Rebecca Shapiro '23
Washington International School, Washington D.C.
The air thickened with red dust as I walked into the basement of Washington Studio School for my first sculpting class - a way to be creative after a stressful day. As I pulled back a thick curtain to enter, I looked around the room, examining the surfaces, all covered in a thin layer of that same dust. The bookshelves behind me were sporting a small collection of sculptures.
We were given a 4’ by 6’ block of clay to mold into a woman that was sitting in front of us. I stared at the block of clay, unable to imagine how to start. The woman next to me immediately started shaping her rust-colored slab. She took clumps from the bottom of the piece, adding it to the top, taking pieces away to form shoulders and arms. I spent more than an appropriate amount of time watching her work. I was amazed by the way she could see the woman inside her block of clay.
I turned back to my sculpture and gingerly shaved off a piece of clay from the top corner. I continued to work at that corner and that corner only as my instructor travelled around the room, visiting each of his students to offer tips and suggestions. When he made it to my table, he glanced at my piece. I had transformed the 4’ by 6’ rectangular prism into a pentagonal prism. He took one of my tools and started shaving away clay and suggested that I remove even more. He continued to visit the rest of his students as I continued to shave miniscule pieces of clay off of my now hexagonal prism.
I wanted to act on his advice, I wanted to take this opportunity to learn, but I did not want to do something wrong. I was afraid of the permanence of my choices. This fear continued to hold me back throughout the 3-hour lesson. By the end of the class, rather than my piece looking like the model sitting in front of me, my piece looked like Mario from the 1985 Super Mario Bros. I left the class, wondering when I started letting fear control my actions.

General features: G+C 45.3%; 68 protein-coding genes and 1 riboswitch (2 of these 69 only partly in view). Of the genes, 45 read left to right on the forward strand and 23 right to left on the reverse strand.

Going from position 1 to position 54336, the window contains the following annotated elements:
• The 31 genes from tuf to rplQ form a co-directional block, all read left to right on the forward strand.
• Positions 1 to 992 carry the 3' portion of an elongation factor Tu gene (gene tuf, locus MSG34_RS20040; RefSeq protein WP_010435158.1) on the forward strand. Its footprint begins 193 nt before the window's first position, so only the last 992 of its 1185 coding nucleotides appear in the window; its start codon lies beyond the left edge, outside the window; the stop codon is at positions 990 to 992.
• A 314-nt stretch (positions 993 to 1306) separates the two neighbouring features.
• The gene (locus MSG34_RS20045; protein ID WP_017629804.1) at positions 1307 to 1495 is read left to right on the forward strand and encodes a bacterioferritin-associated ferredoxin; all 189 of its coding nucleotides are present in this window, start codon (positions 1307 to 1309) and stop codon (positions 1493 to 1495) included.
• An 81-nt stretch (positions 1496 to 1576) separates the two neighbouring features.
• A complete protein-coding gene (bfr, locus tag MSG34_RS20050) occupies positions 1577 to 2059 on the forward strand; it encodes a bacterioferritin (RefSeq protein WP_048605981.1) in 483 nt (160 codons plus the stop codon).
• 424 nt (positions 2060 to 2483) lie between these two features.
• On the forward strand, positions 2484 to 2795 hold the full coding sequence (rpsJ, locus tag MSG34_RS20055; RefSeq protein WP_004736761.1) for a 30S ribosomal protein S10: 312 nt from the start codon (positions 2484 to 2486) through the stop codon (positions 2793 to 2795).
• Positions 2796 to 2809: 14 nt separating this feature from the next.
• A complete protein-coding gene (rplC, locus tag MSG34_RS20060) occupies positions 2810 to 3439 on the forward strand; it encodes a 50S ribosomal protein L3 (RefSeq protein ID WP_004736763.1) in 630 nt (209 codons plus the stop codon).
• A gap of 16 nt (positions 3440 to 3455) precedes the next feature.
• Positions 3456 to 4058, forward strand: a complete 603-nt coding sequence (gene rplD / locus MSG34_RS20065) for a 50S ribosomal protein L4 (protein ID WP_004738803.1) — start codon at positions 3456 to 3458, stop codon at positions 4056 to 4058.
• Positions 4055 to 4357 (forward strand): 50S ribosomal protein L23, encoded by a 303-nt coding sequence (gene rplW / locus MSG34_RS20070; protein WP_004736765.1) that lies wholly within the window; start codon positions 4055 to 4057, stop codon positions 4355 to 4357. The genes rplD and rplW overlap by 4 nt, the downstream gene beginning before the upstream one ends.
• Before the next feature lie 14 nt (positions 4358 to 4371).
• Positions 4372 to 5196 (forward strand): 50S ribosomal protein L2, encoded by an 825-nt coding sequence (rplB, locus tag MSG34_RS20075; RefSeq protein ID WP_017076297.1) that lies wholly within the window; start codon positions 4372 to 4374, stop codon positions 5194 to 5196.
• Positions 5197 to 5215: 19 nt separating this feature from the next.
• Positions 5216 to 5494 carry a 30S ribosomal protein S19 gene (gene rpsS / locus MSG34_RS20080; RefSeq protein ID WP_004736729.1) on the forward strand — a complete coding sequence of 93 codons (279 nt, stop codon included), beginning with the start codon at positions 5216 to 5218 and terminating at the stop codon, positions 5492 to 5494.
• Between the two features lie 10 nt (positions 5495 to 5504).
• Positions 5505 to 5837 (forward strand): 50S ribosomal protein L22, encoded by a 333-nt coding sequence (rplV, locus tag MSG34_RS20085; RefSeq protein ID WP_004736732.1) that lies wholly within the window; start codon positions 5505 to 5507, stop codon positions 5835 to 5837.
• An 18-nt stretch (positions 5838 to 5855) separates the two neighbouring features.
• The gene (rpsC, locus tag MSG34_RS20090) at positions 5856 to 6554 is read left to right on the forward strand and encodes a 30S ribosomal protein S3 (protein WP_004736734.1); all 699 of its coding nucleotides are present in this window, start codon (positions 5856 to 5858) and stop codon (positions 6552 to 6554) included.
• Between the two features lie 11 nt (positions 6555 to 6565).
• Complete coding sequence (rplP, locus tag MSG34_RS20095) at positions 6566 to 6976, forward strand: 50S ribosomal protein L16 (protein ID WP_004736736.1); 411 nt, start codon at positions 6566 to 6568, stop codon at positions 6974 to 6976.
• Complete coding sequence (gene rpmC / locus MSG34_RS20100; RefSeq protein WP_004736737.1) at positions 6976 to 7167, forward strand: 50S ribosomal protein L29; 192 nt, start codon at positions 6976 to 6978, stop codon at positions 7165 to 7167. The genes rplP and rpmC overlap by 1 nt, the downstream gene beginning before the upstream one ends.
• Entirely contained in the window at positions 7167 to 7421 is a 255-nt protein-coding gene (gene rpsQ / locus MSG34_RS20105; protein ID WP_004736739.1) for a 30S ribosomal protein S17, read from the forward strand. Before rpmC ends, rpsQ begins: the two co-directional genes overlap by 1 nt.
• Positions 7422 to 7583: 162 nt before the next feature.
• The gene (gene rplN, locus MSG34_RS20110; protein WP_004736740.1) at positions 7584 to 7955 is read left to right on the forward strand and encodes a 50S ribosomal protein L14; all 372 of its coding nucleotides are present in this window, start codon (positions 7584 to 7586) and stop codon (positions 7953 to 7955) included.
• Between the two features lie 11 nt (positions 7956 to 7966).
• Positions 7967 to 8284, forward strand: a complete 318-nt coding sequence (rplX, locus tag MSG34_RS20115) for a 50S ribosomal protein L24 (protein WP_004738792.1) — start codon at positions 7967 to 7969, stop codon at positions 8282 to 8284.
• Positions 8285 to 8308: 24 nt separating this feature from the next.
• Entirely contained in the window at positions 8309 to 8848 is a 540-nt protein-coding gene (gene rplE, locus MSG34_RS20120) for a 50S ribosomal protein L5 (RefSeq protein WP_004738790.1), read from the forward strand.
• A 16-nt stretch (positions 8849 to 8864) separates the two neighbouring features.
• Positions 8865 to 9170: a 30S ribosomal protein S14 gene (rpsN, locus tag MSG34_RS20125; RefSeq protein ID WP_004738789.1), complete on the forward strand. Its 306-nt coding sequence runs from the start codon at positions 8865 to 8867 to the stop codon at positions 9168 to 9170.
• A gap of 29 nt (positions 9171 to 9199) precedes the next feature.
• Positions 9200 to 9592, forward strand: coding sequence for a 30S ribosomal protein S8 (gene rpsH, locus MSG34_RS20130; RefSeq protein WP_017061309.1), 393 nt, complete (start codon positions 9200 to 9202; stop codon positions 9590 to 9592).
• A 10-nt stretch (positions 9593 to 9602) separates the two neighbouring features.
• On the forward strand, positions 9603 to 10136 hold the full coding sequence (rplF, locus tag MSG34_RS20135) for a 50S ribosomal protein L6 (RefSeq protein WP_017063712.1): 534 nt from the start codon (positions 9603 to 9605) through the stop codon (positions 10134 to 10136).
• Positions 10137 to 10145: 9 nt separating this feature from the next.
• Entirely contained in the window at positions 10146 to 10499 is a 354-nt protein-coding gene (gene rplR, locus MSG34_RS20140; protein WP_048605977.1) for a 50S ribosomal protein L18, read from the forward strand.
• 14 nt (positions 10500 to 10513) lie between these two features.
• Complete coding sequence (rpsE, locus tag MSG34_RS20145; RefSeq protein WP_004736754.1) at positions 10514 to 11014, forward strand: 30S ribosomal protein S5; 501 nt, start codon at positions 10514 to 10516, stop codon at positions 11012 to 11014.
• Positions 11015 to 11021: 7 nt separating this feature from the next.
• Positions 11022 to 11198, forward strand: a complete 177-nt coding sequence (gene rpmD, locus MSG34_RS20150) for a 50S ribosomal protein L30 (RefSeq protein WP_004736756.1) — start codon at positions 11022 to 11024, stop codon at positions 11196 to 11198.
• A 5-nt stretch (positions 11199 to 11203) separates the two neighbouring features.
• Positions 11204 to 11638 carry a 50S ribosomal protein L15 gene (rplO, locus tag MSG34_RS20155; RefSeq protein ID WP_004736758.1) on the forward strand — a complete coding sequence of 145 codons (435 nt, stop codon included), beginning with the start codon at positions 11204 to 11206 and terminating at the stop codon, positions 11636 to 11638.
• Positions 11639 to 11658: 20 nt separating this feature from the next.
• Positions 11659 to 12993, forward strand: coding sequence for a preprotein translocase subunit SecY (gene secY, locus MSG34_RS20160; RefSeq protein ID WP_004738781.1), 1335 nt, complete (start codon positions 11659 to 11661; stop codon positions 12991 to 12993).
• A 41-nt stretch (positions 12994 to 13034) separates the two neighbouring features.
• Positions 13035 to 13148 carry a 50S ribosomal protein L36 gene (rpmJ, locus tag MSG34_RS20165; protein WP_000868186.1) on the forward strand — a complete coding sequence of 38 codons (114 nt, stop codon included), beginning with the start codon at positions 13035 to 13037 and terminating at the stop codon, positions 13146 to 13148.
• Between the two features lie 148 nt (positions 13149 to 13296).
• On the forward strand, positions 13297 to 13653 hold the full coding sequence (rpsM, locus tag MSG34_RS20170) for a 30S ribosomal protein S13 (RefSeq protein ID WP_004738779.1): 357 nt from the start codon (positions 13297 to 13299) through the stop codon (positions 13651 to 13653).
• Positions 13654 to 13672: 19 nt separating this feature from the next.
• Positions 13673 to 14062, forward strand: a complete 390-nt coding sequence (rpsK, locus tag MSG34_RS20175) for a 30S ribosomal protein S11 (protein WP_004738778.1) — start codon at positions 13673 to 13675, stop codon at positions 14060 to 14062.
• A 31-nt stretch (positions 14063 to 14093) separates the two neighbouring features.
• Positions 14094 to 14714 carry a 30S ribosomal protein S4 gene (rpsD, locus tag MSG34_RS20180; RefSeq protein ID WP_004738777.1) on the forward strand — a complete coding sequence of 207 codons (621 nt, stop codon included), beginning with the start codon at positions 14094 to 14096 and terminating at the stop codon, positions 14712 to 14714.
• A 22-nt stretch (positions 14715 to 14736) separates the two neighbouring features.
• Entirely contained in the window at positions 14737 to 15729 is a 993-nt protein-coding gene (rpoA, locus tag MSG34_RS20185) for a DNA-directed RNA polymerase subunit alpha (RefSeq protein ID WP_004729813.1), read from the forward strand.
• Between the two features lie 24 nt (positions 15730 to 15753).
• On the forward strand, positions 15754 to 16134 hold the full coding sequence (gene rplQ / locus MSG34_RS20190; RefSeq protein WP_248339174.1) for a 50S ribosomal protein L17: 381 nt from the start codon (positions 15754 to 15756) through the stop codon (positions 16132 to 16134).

I remembered that I used to quite literally jump into new situations. The first time I went on a chair lift, for example, I had been so excited to “hit the slopes” that instead of waiting for the chair lift to reach the end, I leaped off 8 feet too soon. Luckily, my dad caught me and held onto me until we reached the end of the lift.
The next week, I was determined to reclaim that feeling of fearlessness to make progress on my sculpture. This time, I took out clumps, rather than slithers. When my instructor reached my table, he pointed to plenty of problems with my piece. The arm was too high, the legs looked like a yeti’s, and the head took the shape of a balloon. But I realized that at least I was doing it — and I was enjoying it, too.
My final piece was in no way a replica of the model who sat in front of me during those lessons: it was riddled with errors. But, while the person I was when I first entered the classroom may have hated the fact that she could see all the mistakes in her final structure, I now appreciate that I can see them, and that I can see how far I’ve come since making them. No matter how deep under the surface of my sculpture the mistake might be, I know it is there. Every crack, air bubble, slip and score, is a working component in my sculpture. And I know that, like my sculpture, I’ve been shaped by my mistakes, too: as long as I want to keep becoming myself, I’ll need to keep making them.